Published: March 24, 2010
Real estate woes dent 2009 levels, claims report – and there’s no bouncing back.
Foreign direct investment in Central and Eastern Europe will see only a slow upturn during 2010, according to a new report.
The study, by accountancy firm PricewaterhouseCoopers, shows that investment in the region fell to US$77bn during 2009, a drop of 50% compared with the US$155bn recorded in 2008. The firm’s economists say the woes of the real estate sector – where FDI declined by 71% in last year – are largely to blame.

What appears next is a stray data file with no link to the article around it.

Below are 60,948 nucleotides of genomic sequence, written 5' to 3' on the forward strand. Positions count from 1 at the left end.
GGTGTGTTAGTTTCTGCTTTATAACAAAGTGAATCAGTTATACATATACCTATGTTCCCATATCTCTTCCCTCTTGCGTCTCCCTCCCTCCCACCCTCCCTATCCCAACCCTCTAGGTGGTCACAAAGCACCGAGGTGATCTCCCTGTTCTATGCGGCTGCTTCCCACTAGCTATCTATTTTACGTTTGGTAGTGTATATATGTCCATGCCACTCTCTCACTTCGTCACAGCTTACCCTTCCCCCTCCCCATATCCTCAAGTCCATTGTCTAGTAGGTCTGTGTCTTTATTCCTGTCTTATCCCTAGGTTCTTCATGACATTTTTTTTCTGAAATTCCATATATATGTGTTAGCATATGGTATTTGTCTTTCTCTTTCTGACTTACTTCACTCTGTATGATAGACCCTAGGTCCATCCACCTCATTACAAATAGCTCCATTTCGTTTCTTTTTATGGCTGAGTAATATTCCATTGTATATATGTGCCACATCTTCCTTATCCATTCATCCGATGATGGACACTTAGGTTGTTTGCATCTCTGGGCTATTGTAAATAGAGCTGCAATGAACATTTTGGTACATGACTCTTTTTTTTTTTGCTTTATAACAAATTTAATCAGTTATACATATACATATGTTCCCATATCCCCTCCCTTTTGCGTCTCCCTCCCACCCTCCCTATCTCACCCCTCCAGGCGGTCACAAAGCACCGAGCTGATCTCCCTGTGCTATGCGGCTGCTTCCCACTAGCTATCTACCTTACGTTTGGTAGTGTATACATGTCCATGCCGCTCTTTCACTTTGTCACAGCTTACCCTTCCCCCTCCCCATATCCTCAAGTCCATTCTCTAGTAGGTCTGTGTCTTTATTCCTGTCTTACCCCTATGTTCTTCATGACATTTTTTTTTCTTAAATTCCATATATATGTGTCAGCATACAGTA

“We suggest that FDI inflows will not immediately bounce back to previous highs,” says Yael Selfin, PwC's head of macro consulting. “The bust which followed the long boom will have persistent effects in the region; it could take until 2014 for the region’s FDI inflows to surpass the 2008 level.
”Two important factors to determine the recovery path of FDI flows to the region will be the speed with which investors’ perception of country risk moderates, and how quickly the region’s wages – relative to countries like Germany – start to pick up again.”